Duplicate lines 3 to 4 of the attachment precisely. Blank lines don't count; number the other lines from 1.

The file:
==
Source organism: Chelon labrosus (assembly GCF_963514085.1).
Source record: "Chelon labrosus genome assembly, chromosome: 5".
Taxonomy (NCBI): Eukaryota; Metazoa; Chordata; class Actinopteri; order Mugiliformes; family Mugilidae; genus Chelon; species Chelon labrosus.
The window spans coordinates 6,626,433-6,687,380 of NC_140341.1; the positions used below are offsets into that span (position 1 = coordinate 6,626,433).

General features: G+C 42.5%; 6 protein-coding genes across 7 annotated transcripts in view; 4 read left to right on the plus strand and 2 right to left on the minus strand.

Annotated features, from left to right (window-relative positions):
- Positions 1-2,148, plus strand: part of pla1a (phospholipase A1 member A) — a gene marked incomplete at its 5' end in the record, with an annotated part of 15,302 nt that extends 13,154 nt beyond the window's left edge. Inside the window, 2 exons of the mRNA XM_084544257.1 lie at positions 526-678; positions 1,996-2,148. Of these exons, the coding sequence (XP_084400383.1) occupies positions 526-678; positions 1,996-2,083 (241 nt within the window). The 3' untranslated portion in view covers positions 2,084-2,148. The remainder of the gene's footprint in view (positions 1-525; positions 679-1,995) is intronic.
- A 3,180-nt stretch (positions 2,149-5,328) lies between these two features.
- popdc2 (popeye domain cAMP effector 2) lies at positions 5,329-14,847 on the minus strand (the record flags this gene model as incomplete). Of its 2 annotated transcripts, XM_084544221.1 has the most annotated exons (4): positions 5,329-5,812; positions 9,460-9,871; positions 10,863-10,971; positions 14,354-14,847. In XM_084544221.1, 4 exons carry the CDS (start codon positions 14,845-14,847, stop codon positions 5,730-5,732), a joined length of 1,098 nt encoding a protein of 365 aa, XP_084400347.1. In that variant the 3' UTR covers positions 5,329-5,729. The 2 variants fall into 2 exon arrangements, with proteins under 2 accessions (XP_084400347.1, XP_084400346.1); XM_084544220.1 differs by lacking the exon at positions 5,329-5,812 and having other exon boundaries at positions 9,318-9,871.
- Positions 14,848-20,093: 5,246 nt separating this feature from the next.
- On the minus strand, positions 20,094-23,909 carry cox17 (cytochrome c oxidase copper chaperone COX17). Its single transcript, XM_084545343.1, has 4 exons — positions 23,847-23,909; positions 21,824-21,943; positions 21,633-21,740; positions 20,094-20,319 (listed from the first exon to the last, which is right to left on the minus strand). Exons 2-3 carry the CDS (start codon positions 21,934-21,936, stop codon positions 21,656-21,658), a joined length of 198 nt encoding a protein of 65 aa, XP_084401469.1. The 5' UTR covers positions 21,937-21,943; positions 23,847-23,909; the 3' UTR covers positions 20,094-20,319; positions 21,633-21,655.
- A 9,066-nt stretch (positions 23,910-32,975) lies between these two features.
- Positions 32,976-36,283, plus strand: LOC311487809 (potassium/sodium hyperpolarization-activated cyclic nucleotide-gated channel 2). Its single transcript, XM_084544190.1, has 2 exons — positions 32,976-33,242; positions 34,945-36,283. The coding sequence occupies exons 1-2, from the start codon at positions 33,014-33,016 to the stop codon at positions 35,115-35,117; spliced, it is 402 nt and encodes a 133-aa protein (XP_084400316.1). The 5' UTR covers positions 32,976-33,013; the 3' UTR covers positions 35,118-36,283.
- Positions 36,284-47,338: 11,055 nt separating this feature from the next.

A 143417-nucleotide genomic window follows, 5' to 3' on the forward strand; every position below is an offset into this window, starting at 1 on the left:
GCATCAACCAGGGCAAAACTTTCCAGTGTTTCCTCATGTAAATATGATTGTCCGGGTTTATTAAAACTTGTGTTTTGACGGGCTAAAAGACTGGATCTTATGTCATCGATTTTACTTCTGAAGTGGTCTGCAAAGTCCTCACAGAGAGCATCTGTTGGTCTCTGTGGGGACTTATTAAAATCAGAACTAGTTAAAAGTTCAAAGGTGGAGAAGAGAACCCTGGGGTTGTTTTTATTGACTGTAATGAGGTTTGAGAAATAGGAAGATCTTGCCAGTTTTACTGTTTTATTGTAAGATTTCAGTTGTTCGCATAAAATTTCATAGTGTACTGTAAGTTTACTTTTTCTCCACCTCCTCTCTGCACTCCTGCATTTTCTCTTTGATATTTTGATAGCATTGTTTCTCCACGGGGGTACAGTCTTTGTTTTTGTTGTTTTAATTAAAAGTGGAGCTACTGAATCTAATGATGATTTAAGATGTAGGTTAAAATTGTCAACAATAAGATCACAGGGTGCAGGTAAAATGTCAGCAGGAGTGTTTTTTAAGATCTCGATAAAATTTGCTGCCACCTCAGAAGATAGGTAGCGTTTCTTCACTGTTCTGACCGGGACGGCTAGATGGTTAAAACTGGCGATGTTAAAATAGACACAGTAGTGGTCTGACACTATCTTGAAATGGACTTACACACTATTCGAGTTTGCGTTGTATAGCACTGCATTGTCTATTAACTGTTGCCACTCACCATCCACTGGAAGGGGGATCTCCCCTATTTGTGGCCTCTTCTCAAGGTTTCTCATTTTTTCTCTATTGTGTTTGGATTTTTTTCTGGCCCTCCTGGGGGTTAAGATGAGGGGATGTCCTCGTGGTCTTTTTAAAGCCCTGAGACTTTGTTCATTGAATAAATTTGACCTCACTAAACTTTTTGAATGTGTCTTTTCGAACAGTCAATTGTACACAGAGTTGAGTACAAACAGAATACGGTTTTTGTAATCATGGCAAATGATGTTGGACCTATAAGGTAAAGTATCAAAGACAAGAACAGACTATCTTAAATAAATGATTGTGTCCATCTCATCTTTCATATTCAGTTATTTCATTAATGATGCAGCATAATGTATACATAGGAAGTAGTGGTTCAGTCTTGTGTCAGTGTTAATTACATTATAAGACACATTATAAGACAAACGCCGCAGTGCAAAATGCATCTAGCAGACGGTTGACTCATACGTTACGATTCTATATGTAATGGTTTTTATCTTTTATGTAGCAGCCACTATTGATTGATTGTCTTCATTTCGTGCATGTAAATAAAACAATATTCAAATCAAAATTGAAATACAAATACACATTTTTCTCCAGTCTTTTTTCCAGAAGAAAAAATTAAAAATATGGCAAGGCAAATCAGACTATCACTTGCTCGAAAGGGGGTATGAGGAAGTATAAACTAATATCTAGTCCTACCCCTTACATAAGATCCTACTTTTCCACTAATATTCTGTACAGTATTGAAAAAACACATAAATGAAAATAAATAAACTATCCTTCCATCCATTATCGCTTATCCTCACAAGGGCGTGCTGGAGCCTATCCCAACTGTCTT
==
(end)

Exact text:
Taxonomy (NCBI): Eukaryota; Metazoa; Chordata; class Actinopteri; order Mugiliformes; family Mugilidae; genus Chelon; species Chelon labrosus.
The window spans coordinates 6,626,433-6,687,380 of NC_140341.1; the positions used below are offsets into that span (position 1 = coordinate 6,626,433).